The story of inevitable
By Nataly Rader
30 May 2010
In the world of fast developing technology some of the things that we were dependent on not that long ago are becoming obsolete,
and the pay phones are one of them. Being very aggressively pushed aside by the cellular service they simply cannot withstand the competition. One can`t argue the advantage of wireless, but the fact of the matter is that this option is not available to everyone. So how does this change affect people in different areas and neighbourhoods? What do pay phones mean to us? Will we even notice their disappearance?.. All these questions came to my mind when I first started the project in 2008.
One day while walking down the street, I noticed an empty phone booth and then it hit me... "one day in a very near future they will be gone forever". So I decided to drive around Los Angeles and photograph those phone booths in different parts of the city.
Throughout my excursions into various neighborhoods, I got a better sense of the individual cultures within each zip code. While driving around and photographing pay phones, I couldn`t help but notice how much their physical appearance changed from neighborhood to neighborhood. It was very obvious that in some areas pay phones are still very much integrated into the lifestyle of it`s population. And in other areas they were pretty much obsolete. It was almost a microcosm of the inner social workings of the population.
While exploring Los Angeles`s Westside, populated mostly by the upper-middle class, I could locate pay phones mainly in the areas visited by the tourists. They appeared to be well maintained and seamed to be scarcely used. At least I didn`t get a chance to see them in action. On the other hand, I had no problem finding pay phones when driving around South Central, Gardena, East LA and other areas of Los Angeles predominantly populated by low income families where cell phones are not a norm yet. That was where I found the jewels of my collection. There were at least two pay phones per street block with obvious signs of recent use. Almost every phone had an appearance that told a story. By seeing all the various stickers, advertising flyers and items of our daily life, one could definitely tell that these pay phones still play an important role in the neighbourhood`s life. While all around the country those phones are being removed one by one from their locations, here they are still a necessity.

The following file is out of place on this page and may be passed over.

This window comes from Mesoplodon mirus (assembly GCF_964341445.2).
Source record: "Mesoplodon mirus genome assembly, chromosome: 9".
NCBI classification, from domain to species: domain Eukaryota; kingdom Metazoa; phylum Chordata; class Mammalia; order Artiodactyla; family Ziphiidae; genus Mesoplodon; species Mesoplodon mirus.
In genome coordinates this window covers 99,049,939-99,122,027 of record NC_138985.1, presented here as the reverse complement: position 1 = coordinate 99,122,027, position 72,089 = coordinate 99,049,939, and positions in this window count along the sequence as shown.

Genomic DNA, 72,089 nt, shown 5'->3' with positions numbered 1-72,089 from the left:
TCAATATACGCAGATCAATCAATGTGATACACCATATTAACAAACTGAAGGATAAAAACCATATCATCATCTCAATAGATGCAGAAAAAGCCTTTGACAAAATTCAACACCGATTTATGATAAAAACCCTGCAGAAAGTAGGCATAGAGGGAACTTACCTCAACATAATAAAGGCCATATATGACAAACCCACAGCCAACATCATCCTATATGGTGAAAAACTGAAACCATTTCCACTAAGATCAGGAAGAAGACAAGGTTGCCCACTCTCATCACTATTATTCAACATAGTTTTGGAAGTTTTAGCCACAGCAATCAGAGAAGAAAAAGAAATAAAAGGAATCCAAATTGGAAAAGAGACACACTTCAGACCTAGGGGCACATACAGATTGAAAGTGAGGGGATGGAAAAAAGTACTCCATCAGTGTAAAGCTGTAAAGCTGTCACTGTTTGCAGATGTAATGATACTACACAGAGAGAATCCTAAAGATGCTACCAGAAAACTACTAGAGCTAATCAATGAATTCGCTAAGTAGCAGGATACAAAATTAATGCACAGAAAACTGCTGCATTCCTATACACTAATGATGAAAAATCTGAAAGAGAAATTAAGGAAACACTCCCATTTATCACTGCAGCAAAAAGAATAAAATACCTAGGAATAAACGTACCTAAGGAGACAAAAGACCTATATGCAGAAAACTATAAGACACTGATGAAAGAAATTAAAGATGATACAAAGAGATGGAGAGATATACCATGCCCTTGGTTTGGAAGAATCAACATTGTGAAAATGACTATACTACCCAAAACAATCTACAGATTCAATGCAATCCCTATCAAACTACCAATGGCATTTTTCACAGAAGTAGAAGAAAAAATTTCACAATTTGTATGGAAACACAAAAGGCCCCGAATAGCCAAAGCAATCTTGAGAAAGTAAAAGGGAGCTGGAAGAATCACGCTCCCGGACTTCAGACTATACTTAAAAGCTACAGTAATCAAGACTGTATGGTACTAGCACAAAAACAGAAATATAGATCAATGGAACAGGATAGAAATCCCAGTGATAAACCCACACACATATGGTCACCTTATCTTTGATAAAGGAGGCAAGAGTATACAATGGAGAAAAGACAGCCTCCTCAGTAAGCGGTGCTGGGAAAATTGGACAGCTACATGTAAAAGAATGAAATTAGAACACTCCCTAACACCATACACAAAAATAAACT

And diving even deeper into the subject; how does the change effect homeless? So few of them have cell phones. They don't have facebook, myspace, or twitter. The pay phone is, in effect, their version of social media. They have no other way to communicate with the world beyond their immediate local circles, or more importantly, with their prospective employers. They have two choices: giving a pay phone`s number or a shelter`s. The latter could be compromising. But most of the coin phones don`t even accept incoming calls these days. So what`s out there for the down trodden? How should they survive the boom of the technology?
It seems that while our technological advances increasingly aid our own productivity and connectivity, it also is inherently excluding others, shrinking their world.
The most concentration of pay phones I found was at the airport. Saturated in small areas with large quantities, I watched many of them being used. After a long flight when the cell phone`s battery is dead, a pay phone seems to be the choice. Or an international traveler using a phone card. One would think that this was the place where the pay phones would stand forever. But even there I found number of booths with the phones being removed.
The day the very first pay phone invented by William Gray and installed at a bank in Hartford, Connecticut in 1898 had been revolutionary to our ways to connect. In a very short period of time the count of thousands of pay phones turned into millions. The world was becoming easier to reach. The service had been provided by large number of independent companies with competitive rates. Every one of us at some point or another stood there by some coin phone waiting for an important call. I myself remember not that long ago always keeping those quarters in my pocket for the phone's use outside of home. I remember standing in the streets of New York, where I lived at the time, waiting by the pay phone for a call from a client. And even though it was only about a decade ago it feels so much longer. Since then, we have witnessed an amazing change in the way people communicate. From basic cell phones to text massaging, then to smartphone productivity with all the options they have to offer. A century of the pay phone verses a decade of increasingly faster ways to communicate in the wireless world.
So how long will it be before the very last pay phone will be removed? There is no answer to that, though the future of it is obvious and inevitable.
And so it is, things come and go, being replaced with new things which will depart one day as well. But in the meantime, I`ll continue photographing the pay phones around Los Angeles until they become history once and forever, and observe the social changes this brings.